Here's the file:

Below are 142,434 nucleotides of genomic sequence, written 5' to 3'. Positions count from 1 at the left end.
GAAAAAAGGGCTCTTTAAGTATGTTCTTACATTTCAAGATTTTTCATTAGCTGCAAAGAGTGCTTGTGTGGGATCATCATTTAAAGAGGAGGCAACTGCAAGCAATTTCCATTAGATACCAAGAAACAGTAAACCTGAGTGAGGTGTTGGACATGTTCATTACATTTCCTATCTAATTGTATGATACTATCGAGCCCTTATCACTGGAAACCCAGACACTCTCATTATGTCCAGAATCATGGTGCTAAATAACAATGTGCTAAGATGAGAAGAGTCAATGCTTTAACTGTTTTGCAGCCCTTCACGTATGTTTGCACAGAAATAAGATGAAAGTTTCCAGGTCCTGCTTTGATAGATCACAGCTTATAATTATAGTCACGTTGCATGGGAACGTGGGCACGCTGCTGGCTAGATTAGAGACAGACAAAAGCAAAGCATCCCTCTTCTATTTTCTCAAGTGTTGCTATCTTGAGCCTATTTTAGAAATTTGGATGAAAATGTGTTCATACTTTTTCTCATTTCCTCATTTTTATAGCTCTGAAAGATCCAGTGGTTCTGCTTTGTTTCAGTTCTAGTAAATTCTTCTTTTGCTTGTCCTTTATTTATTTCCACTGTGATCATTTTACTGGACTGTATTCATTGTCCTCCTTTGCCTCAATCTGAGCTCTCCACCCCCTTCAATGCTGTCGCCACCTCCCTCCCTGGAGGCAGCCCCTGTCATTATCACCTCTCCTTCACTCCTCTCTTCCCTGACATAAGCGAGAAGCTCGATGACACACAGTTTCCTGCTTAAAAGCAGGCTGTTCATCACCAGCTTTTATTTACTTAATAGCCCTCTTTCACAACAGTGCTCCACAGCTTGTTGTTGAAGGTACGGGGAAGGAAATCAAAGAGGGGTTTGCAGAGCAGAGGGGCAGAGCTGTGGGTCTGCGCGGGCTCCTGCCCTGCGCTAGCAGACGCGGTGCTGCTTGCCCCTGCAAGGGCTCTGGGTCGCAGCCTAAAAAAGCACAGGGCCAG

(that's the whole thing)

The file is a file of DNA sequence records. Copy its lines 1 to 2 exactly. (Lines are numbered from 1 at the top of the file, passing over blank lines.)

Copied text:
Below are 142,434 nucleotides of genomic sequence, written 5' to 3'. Positions count from 1 at the left end.
GAAAAAAGGGCTCTTTAAGTATGTTCTTACATTTCAAGATTTTTCATTAGCTGCAAAGAGTGCTTGTGTGGGATCATCATTTAAAGAGGAGGCAACTGCAAGCAATTTCCATTAGATACCAAGAAACAGTAAACCTGAGTGAGGTGTTGGACATGTTCATTACATTTCCTATCTAATTGTATGATACTATCGAGCCCTTATCACTGGAAACCCAGACACTCTCATTATGTCCAGAATCATGGTGCTAAATAACAATGTGCTAAGATGAGAAGAGTCAATGCTTTAACTGTTTTGCAGCCCTTCACGTATGTTTGCACAGAAATAAGATGAAAGTTTCCAGGTCCTGCTTTGATAGATCACAGCTTATAATTATAGTCACGTTGCATGGGAACGTGGGCACGCTGCTGGCTAGATTAGAGACAGACAAAAGCAAAGCATCCCTCTTCTATTTTCTCAAGTGTTGCTATCTTGAGCCTATTTTAGAAATTTGGATGAAAATGTGTTCATACTTTTTCTCATTTCCTCATTTTTATAGCTCTGAAAGATCCAGTGGTTCTGCTTTGTTTCAGTTCTAGTAAATTCTTCTTTTGCTTGTCCTTTATTTATTTCCACTGTGATCATTTTACTGGACTGTATTCATTGTCCTCCTTTGCCTCAATCTGAGCTCTCCACCCCCTTCAATGCTGTCGCCACCTCCCTCCCTGGAGGCAGCCCCTGTCATTATCACCTCTCCTTCACTCCTCTCTTCCCTGACATAAGCGAGAAGCTCGATGACACACAGTTTCCTGCTTAAAAGCAGGCTGTTCATCACCAGCTTTTATTTACTTAATAGCCCTCTTTCACAACAGTGCTCCACAGCTTGTTGTTGAAGGTACGGGGAAGGAAATCAAAGAGGGGTTTGCAGAGCAGAGGGGCAGAGCTGTGGGTCTGCGCGGGCTCCTGCCCTGCGCTAGCAGACGCGGTGCTGCTTGCCCCTGCAAGGGCTCTGGGTCGCAGCCTAAAAAAGCACAGGGCCAG